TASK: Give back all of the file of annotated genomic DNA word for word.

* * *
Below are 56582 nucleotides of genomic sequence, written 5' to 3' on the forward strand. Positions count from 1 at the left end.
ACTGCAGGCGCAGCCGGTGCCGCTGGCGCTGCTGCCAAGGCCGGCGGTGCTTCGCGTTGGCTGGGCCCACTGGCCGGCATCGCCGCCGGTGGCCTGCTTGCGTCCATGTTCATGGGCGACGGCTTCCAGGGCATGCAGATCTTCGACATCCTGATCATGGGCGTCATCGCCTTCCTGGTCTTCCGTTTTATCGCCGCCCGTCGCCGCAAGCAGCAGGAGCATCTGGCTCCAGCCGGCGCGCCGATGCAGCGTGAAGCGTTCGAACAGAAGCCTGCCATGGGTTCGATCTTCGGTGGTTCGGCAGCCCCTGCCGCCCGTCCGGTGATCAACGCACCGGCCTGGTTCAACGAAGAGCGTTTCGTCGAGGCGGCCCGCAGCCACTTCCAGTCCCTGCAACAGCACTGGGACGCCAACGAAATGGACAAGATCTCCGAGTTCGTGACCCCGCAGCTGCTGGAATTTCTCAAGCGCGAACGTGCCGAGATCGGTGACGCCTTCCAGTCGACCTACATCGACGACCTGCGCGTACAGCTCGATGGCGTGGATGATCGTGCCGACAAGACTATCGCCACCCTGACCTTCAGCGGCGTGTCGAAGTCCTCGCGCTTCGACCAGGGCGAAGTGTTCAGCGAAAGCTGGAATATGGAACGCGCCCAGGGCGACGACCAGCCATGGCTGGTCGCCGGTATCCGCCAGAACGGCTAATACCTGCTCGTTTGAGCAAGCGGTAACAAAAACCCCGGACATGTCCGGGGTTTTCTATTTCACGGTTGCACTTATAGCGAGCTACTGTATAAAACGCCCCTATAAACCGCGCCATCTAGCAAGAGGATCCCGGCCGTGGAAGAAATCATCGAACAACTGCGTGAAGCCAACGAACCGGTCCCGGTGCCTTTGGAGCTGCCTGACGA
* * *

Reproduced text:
Below are 56582 nucleotides of genomic sequence, written 5' to 3' on the forward strand. Positions count from 1 at the left end.
ACTGCAGGCGCAGCCGGTGCCGCTGGCGCTGCTGCCAAGGCCGGCGGTGCTTCGCGTTGGCTGGGCCCACTGGCCGGCATCGCCGCCGGTGGCCTGCTTGCGTCCATGTTCATGGGCGACGGCTTCCAGGGCATGCAGATCTTCGACATCCTGATCATGGGCGTCATCGCCTTCCTGGTCTTCCGTTTTATCGCCGCCCGTCGCCGCAAGCAGCAGGAGCATCTGGCTCCAGCCGGCGCGCCGATGCAGCGTGAAGCGTTCGAACAGAAGCCTGCCATGGGTTCGATCTTCGGTGGTTCGGCAGCCCCTGCCGCCCGTCCGGTGATCAACGCACCGGCCTGGTTCAACGAAGAGCGTTTCGTCGAGGCGGCCCGCAGCCACTTCCAGTCCCTGCAACAGCACTGGGACGCCAACGAAATGGACAAGATCTCCGAGTTCGTGACCCCGCAGCTGCTGGAATTTCTCAAGCGCGAACGTGCCGAGATCGGTGACGCCTTCCAGTCGACCTACATCGACGACCTGCGCGTACAGCTCGATGGCGTGGATGATCGTGCCGACAAGACTATCGCCACCCTGACCTTCAGCGGCGTGTCGAAGTCCTCGCGCTTCGACCAGGGCGAAGTGTTCAGCGAAAGCTGGAATATGGAACGCGCCCAGGGCGACGACCAGCCATGGCTGGTCGCCGGTATCCGCCAGAACGGCTAATACCTGCTCGTTTGAGCAAGCGGTAACAAAAACCCCGGACATGTCCGGGGTTTTCTATTTCACGGTTGCACTTATAGCGAGCTACTGTATAAAACGCCCCTATAAACCGCGCCATCTAGCAAGAGGATCCCGGCCGTGGAAGAAATCATCGAACAACTGCGTGAAGCCAACGAACCGGTCCCGGTGCCTTTGGAGCTGCCTGACGA